duration
T-cells
Biomarkers

ASJC Scopus subject areas

  • Biochemistry, Genetics and Molecular Biology(all)
  • Agricultural and Biological Sciences(all)
  • General

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Is abnormal urine protein/osmolality ratio associated with abnormal renal function in patients receiving tenofovir disoproxil fumarate? / Marcelin, Jasmine R.; Berg, Melody L.; Tan, Eugene M.; Amer, Hatem; Cummins, Nathan W.; Rizza, Stacey A.

In: PloS one, Vol. 11, No. 2, e0149562, 02.2016.

Research output: Contribution to journalArticle

Marcelin, Jasmine R. ; Berg, Melody L. ; Tan, Eugene M. ; Amer, Hatem ; Cummins, Nathan W. ; Rizza, Stacey A. / Is abnormal urine protein/osmolality ratio associated with abnormal renal function in patients receiving tenofovir disoproxil fumarate?. In: PloS one. 2016 ; Vol. 11, No. 2.
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title = "Is abnormal urine protein/osmolality ratio associated with abnormal renal function in patients receiving tenofovir disoproxil fumarate?",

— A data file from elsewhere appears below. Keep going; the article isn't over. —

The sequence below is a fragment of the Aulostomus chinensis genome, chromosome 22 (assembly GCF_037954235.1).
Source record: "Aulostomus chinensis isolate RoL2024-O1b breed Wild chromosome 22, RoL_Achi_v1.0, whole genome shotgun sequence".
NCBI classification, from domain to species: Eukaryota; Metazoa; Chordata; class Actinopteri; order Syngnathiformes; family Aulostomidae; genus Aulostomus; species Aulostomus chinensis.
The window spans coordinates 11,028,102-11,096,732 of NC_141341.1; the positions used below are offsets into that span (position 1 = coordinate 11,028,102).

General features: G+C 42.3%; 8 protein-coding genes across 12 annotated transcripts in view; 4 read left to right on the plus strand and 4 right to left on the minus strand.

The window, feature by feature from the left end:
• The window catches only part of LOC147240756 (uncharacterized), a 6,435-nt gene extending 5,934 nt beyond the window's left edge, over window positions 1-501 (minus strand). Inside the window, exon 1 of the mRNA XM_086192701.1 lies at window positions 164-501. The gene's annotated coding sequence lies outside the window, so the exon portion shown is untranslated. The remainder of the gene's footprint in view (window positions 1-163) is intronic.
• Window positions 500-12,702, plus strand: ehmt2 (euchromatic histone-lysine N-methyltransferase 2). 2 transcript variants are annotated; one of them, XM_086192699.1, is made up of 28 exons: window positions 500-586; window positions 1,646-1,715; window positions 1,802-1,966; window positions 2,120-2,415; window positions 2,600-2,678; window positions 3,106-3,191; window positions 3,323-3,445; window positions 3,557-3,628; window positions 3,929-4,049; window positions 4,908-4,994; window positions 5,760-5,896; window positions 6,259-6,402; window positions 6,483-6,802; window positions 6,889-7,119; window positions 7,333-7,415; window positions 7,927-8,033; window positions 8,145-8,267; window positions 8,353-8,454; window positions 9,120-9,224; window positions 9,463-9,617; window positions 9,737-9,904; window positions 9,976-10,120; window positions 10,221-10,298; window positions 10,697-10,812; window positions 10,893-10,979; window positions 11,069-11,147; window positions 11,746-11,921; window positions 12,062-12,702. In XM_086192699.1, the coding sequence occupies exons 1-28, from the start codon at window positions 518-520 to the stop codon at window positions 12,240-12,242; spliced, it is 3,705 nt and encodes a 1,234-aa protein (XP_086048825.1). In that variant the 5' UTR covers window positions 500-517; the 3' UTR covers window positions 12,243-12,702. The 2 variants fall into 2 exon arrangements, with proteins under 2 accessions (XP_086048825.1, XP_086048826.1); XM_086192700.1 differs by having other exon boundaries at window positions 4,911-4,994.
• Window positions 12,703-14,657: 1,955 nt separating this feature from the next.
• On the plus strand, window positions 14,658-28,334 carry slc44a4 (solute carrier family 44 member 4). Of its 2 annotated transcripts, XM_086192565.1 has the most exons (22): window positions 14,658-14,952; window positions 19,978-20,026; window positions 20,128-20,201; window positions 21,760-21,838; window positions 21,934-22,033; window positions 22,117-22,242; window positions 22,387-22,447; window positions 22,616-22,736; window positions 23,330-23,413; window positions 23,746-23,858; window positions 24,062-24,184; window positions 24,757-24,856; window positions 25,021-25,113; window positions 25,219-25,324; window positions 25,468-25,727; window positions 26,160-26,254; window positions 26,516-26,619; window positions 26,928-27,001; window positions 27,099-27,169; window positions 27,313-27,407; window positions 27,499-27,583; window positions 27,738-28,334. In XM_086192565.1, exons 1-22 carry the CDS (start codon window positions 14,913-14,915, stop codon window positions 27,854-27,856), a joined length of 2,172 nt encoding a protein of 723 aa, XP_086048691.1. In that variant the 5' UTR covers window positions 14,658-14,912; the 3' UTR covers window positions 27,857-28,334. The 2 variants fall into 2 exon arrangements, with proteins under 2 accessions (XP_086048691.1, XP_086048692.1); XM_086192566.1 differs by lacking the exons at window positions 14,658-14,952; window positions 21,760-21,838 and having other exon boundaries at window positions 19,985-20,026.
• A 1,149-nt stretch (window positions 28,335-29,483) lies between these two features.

abstract = "Background: Risk factors for and optimal surveillance of renal dysfunction in patients on tenofovir disoproxil fumarate (TDF) remain unclear. We investigated whether a urine protein-osmolality (P/O) ratio would be associated with renal dysfunction in HIV-infected persons on TDF. Methods: This retrospective, single-center study investigated the relationship between parameters of renal function (estimated glomerular filtration rate (eGFR) and P/O-ratio) and risk factors for development of kidney dysfunction. Subjects were HIV-infected adults receiving TDF with at least one urinalysis and serum creatinine performed between 2010 and 2013. Regression analyses were used to analyze risk factors associated with abnormal P/O-ratio and abnormal eGFR during TDF therapy. Results: Patients were predominately male (81{\%}); (65{\%}) were Caucasian. Mean age was 45.1 (±11.8) years; median [IQR] TDF duration was 3.3 years. [1.5-7.6]. Median CD4+ T cell count and HIV viral load were 451 cells/μL [267.5-721.5] and 62 copies/mL [0-40,150], respectively. Abnormal P/O-ratio was not associated with low eGFR. 68{\%} of subjects had an abnormal P/O-ratio and 9{\%} had low eGFR. Duration of TDF use, age, diabetes and hypertension were associated with renal dysfunction in this study. After adjustment for age, subjects on TDF > 5 years had almost a four-fold increased likelihood of having an abnormal P/O-ratio than subjects on TDF for < 1yr (OR 3.9; 95{\%} CI 1.2-14.0; p = 0.024). Conclusion: Abnormal P/O-ratio is common in HIV-infected patients on TDF but was not significantly associated with low eGFR, suggesting that abnormal P/O-ratio may be a very early biomarker of decreased renal function in HIV infected patients.",